The first edition of More's Utopia, published in 1516, will be on display.
The first American experiment in communal living began when the Pilgrims landed at Plymouth in 1620, but the second took place here in New Haven. After an exploratory trip in the fall of 1637, John Davenport, an English clergyman, claimed the land surrounding the bay of New Haven on which to "build a new utopia." The next spring a band of 500 English Puritans arrived and made peace with the native Quinnipiacks by promising to protect them from the Pequots and the Mohawks. Nine squares were laid out for the new settlement, making New Haven America's first planned city. Here was the birth of the idea that in the American wilderness, with its unexplored frontiers, humans could impose a plan of perfection upon the earth.
Davenport's utopia was a Christian theocracy. In civil affairs, the settlers agreed to be guided solely by the Scriptures. Seven men were appointed to found a church for the colony, and these seven "pillars" decided who should be admitted to membership. Only church members could participate in governing the settlement. English law was excluded, and "the worde of God was adopted as the onely rule to be attended unto in ordering the affayres of government in this plantation."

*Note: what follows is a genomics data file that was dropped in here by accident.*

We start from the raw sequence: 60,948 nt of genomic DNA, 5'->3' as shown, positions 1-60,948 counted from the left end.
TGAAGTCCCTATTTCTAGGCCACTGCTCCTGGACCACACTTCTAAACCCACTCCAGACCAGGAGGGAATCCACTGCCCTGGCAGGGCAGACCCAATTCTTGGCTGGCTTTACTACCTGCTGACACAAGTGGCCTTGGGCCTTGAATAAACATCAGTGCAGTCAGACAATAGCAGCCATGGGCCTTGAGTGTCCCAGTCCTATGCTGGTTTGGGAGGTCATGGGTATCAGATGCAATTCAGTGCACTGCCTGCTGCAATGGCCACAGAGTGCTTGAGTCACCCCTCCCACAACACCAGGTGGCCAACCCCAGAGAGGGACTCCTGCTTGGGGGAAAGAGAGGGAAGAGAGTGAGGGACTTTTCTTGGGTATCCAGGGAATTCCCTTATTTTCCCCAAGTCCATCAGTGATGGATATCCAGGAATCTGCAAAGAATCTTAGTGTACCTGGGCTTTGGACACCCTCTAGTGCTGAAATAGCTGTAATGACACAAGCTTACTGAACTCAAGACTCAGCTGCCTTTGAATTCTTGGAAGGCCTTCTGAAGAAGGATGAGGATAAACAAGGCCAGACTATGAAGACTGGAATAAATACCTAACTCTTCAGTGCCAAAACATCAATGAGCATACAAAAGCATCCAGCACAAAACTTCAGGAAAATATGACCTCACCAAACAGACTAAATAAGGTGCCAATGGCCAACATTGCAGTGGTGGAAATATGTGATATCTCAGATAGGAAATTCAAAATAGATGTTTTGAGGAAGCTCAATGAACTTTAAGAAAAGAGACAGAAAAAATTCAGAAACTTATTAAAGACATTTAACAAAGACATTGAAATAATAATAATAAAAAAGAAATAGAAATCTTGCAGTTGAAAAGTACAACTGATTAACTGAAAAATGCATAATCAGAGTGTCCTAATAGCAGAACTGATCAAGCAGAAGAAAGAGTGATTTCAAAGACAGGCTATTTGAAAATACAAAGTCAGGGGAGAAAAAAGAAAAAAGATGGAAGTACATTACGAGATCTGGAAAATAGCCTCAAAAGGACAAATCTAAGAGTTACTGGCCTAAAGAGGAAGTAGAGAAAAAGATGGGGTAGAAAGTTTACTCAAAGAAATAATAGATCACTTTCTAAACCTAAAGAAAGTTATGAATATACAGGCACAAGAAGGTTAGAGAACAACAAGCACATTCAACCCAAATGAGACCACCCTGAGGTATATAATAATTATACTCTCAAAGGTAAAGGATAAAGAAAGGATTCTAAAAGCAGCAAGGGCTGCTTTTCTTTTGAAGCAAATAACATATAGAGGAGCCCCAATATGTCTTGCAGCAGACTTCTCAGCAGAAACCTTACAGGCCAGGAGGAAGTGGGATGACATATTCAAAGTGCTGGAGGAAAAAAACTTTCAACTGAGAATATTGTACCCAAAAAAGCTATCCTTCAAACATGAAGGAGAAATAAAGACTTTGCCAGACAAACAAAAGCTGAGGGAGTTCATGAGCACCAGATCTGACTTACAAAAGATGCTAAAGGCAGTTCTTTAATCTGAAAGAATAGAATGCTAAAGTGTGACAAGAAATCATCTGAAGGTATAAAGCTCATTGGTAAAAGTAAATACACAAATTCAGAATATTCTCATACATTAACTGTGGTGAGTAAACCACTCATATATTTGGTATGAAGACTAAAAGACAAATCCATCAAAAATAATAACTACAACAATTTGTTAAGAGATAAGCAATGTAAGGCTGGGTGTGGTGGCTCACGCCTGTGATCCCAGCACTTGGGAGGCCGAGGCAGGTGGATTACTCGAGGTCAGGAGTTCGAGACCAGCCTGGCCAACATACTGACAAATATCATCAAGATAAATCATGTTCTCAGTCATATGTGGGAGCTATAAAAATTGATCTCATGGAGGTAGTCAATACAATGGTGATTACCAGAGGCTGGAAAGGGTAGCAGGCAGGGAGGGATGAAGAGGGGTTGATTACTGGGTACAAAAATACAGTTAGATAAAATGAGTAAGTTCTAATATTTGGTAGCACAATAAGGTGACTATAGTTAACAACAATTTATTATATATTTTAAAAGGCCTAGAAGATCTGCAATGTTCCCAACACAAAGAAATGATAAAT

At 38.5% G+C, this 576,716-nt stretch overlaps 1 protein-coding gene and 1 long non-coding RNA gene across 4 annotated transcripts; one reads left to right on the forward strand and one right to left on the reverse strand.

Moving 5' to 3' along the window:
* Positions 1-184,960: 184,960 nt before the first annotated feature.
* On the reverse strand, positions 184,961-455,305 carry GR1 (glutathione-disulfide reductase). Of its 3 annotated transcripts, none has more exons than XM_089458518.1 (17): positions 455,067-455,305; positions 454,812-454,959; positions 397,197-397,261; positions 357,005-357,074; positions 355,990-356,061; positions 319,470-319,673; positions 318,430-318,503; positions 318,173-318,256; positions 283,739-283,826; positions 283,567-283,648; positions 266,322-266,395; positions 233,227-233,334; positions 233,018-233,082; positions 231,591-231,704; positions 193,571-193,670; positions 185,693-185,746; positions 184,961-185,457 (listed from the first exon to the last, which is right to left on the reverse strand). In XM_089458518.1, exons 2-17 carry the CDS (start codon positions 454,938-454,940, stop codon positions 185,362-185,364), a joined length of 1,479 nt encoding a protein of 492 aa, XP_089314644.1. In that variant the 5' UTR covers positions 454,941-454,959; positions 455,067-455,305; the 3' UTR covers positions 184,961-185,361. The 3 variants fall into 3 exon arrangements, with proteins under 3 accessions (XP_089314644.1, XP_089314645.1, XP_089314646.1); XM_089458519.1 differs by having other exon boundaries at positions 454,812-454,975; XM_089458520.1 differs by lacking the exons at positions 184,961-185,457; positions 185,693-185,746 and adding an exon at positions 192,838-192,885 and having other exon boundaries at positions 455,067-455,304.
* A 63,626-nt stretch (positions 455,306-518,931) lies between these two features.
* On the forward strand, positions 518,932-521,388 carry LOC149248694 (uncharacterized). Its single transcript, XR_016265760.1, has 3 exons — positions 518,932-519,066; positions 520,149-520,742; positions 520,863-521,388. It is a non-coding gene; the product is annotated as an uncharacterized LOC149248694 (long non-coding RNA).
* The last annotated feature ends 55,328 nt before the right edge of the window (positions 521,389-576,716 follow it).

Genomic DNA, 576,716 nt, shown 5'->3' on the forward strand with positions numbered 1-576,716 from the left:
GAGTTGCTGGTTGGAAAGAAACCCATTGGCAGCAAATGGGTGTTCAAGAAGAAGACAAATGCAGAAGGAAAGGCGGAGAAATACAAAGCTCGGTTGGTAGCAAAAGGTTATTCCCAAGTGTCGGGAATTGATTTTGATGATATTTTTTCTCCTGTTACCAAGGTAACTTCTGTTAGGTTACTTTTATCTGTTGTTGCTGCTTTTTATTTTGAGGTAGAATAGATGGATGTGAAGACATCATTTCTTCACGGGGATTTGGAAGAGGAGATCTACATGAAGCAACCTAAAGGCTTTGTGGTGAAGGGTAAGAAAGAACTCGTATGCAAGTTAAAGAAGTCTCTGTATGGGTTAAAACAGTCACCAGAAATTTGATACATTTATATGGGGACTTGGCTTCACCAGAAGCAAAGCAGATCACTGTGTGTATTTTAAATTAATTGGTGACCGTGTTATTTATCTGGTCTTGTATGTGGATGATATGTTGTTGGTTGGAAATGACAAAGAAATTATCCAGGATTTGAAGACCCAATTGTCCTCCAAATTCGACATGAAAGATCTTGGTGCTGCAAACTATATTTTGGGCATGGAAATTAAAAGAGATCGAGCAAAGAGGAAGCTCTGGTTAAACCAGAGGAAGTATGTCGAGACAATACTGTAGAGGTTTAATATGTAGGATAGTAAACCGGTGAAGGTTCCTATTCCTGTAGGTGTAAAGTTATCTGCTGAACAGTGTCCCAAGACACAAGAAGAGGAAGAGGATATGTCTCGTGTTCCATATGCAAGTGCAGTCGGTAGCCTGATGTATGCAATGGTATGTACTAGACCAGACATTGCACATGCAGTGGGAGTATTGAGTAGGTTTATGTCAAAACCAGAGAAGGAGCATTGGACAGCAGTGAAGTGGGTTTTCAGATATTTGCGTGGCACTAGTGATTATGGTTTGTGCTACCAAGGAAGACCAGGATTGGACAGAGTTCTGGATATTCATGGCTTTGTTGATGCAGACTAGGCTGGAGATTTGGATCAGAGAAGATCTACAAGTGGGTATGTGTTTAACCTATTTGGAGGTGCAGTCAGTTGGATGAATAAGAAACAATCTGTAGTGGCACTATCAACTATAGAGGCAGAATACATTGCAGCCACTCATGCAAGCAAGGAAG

The experiment in independence came to an end for New Haven in 1664, when the jurisdiction, fearing aggression by the English (and Catholic) forces that had just wrested New Amsterdam (New York) from the Dutch, elected to be absorbed by Connecticut Colony. A 1748 map of New Haven, showing the nine squares, is part of the exhibition No Place on Earth , on view at the library from January 28 through the end of March 2000.
The Beinecke Library is open for exhibition viewing Monday through Friday, 8:30 until 5, and on Saturdays from 10 a.m. until 5 (closed March 4, 11, and 18.) The library is located in the center of the Yale University campus at 121 Wall Street in New Haven, Connecticut.
Contact Patricia C. Willis, Curator, Yale Collection of American Literature, Beinecke Library, Box 208240, New Haven, CT 06520-8240. Phone: (203) 432-2962. Fax (203) 432-4047. Email: email@example.com. For general information about the Beinecke Library, please call (203) 432-2977.
The exhibition gallery is closed while the library's building is under renovation.
Temporary Reading Room Hours
Monday - Friday: 9 am to 4:45 pm
The temporary reading room is located in Yale's Sterling Memorial Library, across Wall Street from the Beinecke.